Pension Ballot Initiative Update
As you know, the June 2012 ballot measure known as Comprehensive Pension Reform (“CPR”) is bad policy for the City of San Diego and bad policy for City employees. The authors of the initiative, including Mayor Jerry Sanders and Councilman Carl DeMaio, propose a number of City Charter changes related to pensions that would take our City and its workforce backward, not forward. Those proposed changes include the elimination of defined benefit pensions for employees hired after January 1, 2013; a five-year freeze on pensionable pay for current employees; and the elimination of employee voting rights that have served to protect many of our benefits for the last several decades.
From the very beginning, we have been saying that CPR may be difficult—if not impossible—to beat at the ballot box given the public frenzy about public employee pensions which has been stirred up with years of misinformation and political rhetoric. But we have also said that we feel confident that we have a number of solid legal arguments that are ultimately likely to render the initiative legally invalid. We have and will continue to pursue those legal challenges with everything we have.
In late January, MEA filed an unfair labor practice charge against the City of San Diego with the State’s Public Employment Relations Board (PERB). (Click on the PDF titled, “MEA CPR Charge” to read a copy of our complaint.) In February, PERB responded by filing a lawsuit in San Diego Superior Court to stop the initiative from going on the ballot based on the merits of our complaint. (Click on the PDF titled, “PERB Filing for Injunctive Relief” to read PERB’s lawsuit.)
A few weeks ago, a judge rejected that attempt to stop the initiative from going to the voters, but he emphasized that he was simply ruling that the proper time to challenge the initiative was after the vote—not before—and that he was not ruling on the merits of the complaint. Subsequently, our request to expedite the formal hearing process on our PERB complaint was granted, and the hearing is now scheduled in April before an Administrative Law Judge in Glendale. If that judge agrees with MEA that the City committed an unfair labor practice by sponsoring the ballot initiative, the CPR ballot initiative is in big trouble no matter what happens at the polls.
Perhaps that is why the City and CPR proponents have filed two lawsuits trying to stop the PERB hearing from even moving forward. It is fair to say that the City Attorney and CPR proponents are acting a bit desperate in their attempts to try and stop the hearing from moving forward, especially since they know that State labor law is clearly not on their side related to their handling of CPR. (The City has even threatened to “boycott” the hearing process, which would be fine with us because it would make the judge’s job much easier!)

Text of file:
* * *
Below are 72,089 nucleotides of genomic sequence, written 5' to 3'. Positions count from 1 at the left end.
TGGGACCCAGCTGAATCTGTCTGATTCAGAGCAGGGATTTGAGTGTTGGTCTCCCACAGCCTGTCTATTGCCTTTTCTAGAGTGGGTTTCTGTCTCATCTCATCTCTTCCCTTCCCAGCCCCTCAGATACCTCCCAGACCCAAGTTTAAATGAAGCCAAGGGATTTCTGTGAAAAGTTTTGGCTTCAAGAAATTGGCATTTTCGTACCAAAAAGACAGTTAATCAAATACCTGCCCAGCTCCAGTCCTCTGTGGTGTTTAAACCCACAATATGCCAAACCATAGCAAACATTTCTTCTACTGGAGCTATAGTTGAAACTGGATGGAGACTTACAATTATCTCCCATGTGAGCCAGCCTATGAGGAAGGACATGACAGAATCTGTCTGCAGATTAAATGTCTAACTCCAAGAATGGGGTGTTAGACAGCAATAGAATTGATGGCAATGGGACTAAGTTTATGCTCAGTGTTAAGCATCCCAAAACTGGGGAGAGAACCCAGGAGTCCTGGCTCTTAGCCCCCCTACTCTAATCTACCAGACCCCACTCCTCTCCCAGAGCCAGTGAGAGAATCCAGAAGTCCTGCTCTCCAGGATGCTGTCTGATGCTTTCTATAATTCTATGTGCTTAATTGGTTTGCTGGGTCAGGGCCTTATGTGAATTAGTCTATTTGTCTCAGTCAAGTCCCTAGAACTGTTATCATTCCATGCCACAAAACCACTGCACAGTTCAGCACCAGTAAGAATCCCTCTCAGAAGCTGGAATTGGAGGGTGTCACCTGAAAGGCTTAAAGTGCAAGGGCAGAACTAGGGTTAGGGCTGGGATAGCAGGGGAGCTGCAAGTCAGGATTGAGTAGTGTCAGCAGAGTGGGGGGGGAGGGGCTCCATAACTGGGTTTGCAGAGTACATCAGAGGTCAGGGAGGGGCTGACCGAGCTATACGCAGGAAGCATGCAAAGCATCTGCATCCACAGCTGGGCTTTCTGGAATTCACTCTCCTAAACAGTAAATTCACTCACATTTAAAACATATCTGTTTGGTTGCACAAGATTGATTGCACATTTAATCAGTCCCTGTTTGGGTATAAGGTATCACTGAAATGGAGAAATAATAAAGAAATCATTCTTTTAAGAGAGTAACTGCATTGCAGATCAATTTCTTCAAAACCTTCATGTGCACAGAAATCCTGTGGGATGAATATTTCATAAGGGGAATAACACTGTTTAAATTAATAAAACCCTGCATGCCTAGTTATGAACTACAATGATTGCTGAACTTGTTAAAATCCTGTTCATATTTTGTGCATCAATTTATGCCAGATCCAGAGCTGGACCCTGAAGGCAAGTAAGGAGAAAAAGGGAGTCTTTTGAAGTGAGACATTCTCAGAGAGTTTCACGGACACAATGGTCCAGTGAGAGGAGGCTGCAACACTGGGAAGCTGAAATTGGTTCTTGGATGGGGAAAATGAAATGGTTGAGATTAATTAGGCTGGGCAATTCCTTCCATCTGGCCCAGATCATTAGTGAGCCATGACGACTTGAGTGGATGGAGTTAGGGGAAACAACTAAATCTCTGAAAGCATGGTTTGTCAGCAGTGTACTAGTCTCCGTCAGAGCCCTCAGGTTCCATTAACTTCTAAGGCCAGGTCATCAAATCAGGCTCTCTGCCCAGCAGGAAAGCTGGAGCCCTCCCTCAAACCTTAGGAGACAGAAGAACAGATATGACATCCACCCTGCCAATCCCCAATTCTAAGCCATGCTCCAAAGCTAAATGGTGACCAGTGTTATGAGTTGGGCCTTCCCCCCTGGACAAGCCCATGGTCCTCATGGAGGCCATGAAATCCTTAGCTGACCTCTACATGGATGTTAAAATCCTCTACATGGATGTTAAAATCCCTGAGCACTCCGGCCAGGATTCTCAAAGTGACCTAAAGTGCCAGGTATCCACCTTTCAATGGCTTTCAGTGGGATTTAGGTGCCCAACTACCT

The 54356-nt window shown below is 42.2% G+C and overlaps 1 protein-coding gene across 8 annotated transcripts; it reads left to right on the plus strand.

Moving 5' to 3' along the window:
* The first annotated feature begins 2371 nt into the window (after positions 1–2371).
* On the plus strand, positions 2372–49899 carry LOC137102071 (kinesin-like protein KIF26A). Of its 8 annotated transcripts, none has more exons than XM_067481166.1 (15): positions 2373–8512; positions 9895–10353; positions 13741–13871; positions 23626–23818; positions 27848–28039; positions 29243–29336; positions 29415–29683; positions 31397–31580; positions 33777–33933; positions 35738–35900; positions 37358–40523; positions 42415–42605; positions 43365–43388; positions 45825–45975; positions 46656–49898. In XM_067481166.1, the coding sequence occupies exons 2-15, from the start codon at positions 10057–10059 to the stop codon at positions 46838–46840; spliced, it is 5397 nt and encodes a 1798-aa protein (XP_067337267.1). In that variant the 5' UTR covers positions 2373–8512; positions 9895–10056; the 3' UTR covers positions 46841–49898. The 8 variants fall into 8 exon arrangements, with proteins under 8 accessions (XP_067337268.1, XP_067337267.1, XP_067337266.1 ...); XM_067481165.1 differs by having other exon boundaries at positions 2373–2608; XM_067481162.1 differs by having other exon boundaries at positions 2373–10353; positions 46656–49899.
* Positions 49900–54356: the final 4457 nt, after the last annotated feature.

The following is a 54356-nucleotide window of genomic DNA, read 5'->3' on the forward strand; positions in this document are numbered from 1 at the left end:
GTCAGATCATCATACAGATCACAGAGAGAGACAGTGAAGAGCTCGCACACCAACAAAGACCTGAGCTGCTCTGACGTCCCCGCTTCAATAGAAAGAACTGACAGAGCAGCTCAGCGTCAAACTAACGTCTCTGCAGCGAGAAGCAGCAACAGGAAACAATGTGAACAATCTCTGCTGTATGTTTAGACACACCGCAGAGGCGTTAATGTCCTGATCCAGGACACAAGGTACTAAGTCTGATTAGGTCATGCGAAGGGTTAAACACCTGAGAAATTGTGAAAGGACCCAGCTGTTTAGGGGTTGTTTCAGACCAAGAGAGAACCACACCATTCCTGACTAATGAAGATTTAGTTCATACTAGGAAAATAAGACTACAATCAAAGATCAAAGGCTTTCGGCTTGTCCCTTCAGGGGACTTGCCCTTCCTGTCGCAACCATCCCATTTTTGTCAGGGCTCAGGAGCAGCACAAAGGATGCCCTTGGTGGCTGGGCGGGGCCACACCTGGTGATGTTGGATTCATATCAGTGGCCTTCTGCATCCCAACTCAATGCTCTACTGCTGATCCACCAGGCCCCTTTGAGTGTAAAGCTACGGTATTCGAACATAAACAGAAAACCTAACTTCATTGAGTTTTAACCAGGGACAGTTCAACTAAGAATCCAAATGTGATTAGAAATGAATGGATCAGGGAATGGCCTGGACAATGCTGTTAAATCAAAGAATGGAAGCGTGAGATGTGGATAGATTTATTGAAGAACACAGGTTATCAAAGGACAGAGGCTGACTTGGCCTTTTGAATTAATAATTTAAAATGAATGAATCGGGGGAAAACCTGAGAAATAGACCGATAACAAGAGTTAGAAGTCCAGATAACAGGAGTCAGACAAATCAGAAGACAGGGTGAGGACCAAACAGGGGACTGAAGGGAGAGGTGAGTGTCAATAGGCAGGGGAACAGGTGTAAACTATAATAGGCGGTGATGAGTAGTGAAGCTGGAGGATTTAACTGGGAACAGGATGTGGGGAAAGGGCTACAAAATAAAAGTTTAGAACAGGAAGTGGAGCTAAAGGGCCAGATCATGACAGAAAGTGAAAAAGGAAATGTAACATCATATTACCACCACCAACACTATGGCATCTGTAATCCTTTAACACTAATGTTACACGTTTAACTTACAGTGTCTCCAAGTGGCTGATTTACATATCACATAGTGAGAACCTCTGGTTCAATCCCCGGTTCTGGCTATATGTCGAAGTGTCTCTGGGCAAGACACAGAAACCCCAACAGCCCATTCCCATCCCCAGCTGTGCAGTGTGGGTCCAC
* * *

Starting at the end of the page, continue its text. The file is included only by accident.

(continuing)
You may have heard the City Attorney and other CPR supporters in the past few weeks breathlessly label our PERB charge as “meritless and frivolous” in media interviews. If this is true, then why are they trying so hard to stop the hearing from happening at all? Why is their public rhetoric so different from their court filings and legal strategies? We may very well find out in April…assuming the City’s long shot attempts to stop the proceedings are unsuccessful, and assuming the City decides to show up for the hearing!
In the meantime, MEA continues to actively engage in the public debate over CPR. General Manager Mike Zucchet has participated in a number of interviews and debates in the past few weeks, including a recent Channel 39 TV debate with a CPR proponent, which you can watch here as well as a recent back-and-forth with Carl DeMaio on KPBS radio which you can listen to here (please click on the audio button just below the title and date on the KPBS webpage).
In addition, Mike made a presentation to the City Council a few weeks ago where he demonstrated that the “billions” in savings claimed by CPR proponents is completely bogus. You can watch that presentation here (Mike’s presentation begins at 25 minutes and 3 seconds.) In the coming week, the City’s Independent Budget Analyst will finalize her independent fiscal impact analysis of the initiative. We are confident that that analysis will support our claims that the initiative will actually cost the City money in the short run, and save significantly less in the long run than promised by the Mayor and other CPR supporters.
It is going to be an interesting few weeks ahead for the legal challenges to CPR. As always, we will keep you posted on the developments. In the meantime, please don’t hesitate to contact MEA for more information on CPR or any other issue at 619-264-6632.
MEA CPR Charge
PERB Filing for Injunctive Relief